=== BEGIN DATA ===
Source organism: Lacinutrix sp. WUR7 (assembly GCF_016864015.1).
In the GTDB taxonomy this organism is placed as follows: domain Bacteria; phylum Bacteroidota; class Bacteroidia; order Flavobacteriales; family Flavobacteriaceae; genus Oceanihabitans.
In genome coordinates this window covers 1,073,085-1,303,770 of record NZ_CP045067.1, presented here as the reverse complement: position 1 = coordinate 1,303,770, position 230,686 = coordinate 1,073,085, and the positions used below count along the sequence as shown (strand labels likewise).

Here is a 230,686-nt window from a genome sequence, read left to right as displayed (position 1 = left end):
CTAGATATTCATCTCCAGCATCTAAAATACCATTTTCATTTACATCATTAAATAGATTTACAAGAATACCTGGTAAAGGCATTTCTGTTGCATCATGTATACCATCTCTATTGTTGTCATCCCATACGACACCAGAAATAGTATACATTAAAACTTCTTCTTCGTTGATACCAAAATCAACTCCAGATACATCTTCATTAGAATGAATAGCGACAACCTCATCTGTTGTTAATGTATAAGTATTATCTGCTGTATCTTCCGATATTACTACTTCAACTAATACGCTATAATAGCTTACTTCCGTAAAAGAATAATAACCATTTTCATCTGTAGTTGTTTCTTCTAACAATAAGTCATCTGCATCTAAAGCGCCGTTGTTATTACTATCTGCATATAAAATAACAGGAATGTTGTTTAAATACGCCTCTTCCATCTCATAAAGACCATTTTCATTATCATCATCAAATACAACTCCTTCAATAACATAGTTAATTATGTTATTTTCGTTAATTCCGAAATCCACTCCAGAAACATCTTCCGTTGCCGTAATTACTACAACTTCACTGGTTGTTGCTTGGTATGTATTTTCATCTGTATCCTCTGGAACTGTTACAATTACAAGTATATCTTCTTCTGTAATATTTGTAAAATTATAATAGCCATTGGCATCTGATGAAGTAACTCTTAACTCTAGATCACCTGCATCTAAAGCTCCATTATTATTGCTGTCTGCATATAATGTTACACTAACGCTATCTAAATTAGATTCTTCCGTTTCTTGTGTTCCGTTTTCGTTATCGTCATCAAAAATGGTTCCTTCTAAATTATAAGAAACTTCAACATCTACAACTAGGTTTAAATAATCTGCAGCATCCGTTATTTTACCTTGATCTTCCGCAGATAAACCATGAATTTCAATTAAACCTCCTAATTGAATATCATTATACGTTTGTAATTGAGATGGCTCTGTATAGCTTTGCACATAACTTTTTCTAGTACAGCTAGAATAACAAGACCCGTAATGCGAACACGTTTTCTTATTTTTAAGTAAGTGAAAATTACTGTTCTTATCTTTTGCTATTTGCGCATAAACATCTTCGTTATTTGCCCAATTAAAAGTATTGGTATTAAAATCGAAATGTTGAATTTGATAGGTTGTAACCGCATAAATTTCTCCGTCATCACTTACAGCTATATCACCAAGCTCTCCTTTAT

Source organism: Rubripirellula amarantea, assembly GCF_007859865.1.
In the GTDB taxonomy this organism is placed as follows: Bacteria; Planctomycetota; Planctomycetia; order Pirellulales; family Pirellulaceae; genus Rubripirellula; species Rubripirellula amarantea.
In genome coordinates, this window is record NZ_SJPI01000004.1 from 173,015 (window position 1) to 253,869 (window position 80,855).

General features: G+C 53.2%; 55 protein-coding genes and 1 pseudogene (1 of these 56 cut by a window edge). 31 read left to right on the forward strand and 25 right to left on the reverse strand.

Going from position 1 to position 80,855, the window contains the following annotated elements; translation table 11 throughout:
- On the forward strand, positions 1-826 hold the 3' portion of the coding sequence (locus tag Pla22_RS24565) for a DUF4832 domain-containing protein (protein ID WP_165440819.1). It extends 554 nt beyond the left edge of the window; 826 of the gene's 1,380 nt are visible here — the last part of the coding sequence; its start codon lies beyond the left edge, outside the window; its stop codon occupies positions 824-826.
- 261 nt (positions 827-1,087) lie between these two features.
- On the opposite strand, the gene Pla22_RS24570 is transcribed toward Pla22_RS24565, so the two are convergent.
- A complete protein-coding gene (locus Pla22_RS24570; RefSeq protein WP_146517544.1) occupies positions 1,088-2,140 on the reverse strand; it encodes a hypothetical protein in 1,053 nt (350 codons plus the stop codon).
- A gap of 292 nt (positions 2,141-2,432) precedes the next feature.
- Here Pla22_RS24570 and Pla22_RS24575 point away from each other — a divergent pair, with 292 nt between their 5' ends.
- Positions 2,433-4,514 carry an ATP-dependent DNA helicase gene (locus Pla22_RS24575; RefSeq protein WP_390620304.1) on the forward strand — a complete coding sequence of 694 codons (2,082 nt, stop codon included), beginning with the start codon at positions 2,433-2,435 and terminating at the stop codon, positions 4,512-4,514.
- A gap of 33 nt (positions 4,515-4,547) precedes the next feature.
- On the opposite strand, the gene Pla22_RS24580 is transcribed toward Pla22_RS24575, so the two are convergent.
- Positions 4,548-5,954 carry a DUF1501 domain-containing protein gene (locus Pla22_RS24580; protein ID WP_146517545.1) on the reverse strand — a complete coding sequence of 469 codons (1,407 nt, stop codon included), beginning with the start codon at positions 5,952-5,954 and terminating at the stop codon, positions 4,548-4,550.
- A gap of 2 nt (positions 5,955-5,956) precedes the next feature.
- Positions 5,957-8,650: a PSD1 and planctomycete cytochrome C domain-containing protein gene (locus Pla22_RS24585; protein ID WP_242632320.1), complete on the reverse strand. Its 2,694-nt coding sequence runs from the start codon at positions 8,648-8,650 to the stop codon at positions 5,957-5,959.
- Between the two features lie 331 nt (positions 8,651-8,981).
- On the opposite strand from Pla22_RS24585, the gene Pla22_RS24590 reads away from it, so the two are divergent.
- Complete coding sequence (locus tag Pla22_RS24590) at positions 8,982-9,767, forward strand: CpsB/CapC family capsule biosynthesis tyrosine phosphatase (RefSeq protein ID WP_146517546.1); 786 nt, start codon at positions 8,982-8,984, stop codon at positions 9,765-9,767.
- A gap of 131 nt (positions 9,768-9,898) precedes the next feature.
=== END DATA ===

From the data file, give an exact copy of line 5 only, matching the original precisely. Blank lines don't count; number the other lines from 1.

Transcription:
CTAGATATTCATCTCCAGCATCTAAAATACCATTTTCATTTACATCATTAAATAGATTTACAAGAATACCTGGTAAAGGCATTTCTGTTGCATCATGTATACCATCTCTATTGTTGTCATCCCATACGACACCAGAAATAGTATACATTAAAACTTCTTCTTCGTTGATACCAAAATCAACTCCAGATACATCTTCATTAGAATGAATAGCGACAACCTCATCTGTTGTTAATGTATAAGTATTATCTGCTGTATCTTCCGATATTACTACTTCAACTAATACGCTATAATAGCTTACTTCCGTAAAAGAATAATAACCATTTTCATCTGTAGTTGTTTCTTCTAACAATAAGTCATCTGCATCTAAAGCGCCGTTGTTATTACTATCTGCATATAAAATAACAGGAATGTTGTTTAAATACGCCTCTTCCATCTCATAAAGACCATTTTCATTATCATCATCAAATACAACTCCTTCAATAACATAGTTAATTATGTTATTTTCGTTAATTCCGAAATCCACTCCAGAAACATCTTCCGTTGCCGTAATTACTACAACTTCACTGGTTGTTGCTTGGTATGTATTTTCATCTGTATCCTCTGGAACTGTTACAATTACAAGTATATCTTCTTCTGTAATATTTGTAAAATTATAATAGCCATTGGCATCTGATGAAGTAACTCTTAACTCTAGATCACCTGCATCTAAAGCTCCATTATTATTGCTGTCTGCATATAATGTTACACTAACGCTATCTAAATTAGATTCTTCCGTTTCTTGTGTTCCGTTTTCGTTATCGTCATCAAAAATGGTTCCTTCTAAATTATAAGAAACTTCAACATCTACAACTAGGTTTAAATAATCTGCAGCATCCGTTATTTTACCTTGATCTTCCGCAGATAAACCATGAATTTCAATTAAACCTCCTAATTGAATATCATTATACGTTTGTAATTGAGATGGCTCTGTATAGCTTTGCACATAACTTTTTCTAGTACAGCTAGAATAACAAGACCCGTAATGCGAACACGTTTTCTTATTTTTAAGTAAGTGAAAATTACTGTTCTTATCTTTTGCTATTTGCGCATAAACATCTTCGTTATTTGCCCAATTAAAAGTATTGGTATTAAAATCGAAATGTTGAATTTGATAGGTTGTAACCGCATAAATTTCTCCGTCATCACTTACAGCTATATCACCAAGCTCTCCTTTAT